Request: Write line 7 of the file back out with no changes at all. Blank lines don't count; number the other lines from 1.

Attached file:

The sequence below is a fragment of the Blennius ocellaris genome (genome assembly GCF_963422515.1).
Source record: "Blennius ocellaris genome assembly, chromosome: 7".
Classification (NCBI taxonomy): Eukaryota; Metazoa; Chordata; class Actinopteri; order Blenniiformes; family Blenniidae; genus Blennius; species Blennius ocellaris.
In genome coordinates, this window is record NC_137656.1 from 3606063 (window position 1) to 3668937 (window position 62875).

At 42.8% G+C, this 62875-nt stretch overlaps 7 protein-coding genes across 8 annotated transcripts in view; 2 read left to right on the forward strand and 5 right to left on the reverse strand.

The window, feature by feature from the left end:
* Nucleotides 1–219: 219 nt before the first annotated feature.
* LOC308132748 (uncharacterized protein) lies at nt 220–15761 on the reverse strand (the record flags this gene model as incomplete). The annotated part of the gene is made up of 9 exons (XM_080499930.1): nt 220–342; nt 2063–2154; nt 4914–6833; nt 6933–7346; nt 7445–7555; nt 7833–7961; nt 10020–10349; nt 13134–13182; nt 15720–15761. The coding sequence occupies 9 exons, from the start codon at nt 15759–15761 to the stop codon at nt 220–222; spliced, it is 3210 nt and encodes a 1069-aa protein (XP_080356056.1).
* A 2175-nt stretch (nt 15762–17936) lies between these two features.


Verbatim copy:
* Nucleotides 1–219: 219 nt before the first annotated feature.